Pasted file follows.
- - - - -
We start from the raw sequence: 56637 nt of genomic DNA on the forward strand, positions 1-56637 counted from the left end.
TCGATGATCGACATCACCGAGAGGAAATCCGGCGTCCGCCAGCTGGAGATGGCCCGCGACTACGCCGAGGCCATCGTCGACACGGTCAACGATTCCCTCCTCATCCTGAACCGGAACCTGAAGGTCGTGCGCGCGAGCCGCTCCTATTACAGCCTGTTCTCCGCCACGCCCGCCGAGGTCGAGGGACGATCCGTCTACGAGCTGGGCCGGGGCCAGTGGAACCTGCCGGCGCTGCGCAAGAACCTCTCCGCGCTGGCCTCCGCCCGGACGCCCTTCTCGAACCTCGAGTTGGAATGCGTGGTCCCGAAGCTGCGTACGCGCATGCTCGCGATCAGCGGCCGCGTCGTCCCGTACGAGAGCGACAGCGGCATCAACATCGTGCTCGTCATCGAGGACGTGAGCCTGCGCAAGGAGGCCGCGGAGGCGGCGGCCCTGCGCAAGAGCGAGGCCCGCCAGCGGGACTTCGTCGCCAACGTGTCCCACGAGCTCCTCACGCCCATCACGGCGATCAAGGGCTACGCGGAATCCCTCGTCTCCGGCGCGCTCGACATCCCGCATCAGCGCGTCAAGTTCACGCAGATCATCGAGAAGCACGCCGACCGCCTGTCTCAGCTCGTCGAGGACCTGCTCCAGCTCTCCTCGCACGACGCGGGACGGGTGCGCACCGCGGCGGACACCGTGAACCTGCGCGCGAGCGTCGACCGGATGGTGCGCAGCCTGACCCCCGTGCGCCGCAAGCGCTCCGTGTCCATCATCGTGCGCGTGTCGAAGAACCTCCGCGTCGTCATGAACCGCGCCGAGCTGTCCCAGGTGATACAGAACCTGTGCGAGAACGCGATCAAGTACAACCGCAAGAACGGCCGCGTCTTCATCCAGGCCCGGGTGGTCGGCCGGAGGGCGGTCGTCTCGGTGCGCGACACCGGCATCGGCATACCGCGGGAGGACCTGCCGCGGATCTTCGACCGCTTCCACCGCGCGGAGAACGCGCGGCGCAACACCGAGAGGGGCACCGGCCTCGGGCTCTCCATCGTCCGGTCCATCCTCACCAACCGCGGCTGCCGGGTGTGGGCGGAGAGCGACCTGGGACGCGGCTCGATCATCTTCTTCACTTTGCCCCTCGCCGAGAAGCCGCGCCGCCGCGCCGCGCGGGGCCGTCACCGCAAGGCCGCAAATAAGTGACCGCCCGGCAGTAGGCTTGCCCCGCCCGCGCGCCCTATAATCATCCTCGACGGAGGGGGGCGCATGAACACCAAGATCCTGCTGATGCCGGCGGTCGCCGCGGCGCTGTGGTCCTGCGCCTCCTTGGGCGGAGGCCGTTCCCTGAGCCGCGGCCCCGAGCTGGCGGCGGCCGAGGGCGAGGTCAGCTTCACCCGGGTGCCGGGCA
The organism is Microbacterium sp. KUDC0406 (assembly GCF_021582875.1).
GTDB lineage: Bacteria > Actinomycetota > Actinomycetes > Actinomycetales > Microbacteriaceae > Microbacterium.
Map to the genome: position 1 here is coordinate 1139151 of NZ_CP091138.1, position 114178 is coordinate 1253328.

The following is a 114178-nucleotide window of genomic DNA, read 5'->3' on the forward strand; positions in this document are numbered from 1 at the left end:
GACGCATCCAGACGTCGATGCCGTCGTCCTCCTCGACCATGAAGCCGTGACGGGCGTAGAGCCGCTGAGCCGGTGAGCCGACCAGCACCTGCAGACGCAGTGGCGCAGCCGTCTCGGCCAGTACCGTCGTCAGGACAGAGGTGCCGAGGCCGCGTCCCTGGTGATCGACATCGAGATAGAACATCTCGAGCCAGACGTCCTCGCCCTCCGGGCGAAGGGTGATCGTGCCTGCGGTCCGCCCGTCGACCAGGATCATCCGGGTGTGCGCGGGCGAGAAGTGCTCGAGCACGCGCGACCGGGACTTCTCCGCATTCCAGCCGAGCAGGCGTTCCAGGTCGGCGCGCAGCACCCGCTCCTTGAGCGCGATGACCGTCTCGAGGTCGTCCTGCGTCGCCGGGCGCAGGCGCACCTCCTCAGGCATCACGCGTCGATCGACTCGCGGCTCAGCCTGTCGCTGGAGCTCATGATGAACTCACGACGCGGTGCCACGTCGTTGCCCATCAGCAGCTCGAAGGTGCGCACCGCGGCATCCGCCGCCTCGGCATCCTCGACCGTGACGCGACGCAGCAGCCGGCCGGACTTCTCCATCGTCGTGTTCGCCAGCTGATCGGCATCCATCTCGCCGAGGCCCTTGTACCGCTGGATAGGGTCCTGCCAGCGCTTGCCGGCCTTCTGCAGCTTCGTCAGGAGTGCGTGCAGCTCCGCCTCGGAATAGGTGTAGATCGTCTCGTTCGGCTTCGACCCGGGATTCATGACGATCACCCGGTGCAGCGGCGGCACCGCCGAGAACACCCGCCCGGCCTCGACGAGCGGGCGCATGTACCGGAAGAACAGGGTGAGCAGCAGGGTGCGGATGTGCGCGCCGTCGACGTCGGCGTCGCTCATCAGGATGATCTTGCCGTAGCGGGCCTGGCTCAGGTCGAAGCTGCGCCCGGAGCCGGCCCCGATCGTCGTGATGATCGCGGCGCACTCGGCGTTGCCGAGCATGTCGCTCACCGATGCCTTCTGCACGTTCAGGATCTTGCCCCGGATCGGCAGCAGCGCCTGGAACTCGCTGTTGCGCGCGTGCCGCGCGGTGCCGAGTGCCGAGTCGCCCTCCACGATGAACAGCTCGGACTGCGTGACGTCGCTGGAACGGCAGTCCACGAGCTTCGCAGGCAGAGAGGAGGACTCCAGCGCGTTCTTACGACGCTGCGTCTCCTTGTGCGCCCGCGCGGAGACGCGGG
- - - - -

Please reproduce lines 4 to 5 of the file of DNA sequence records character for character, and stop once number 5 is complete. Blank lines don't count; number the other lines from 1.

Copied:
GTDB lineage: Bacteria > Actinomycetota > Actinomycetes > Actinomycetales > Microbacteriaceae > Microbacterium.
Map to the genome: position 1 here is coordinate 1139151 of NZ_CP091138.1, position 114178 is coordinate 1253328.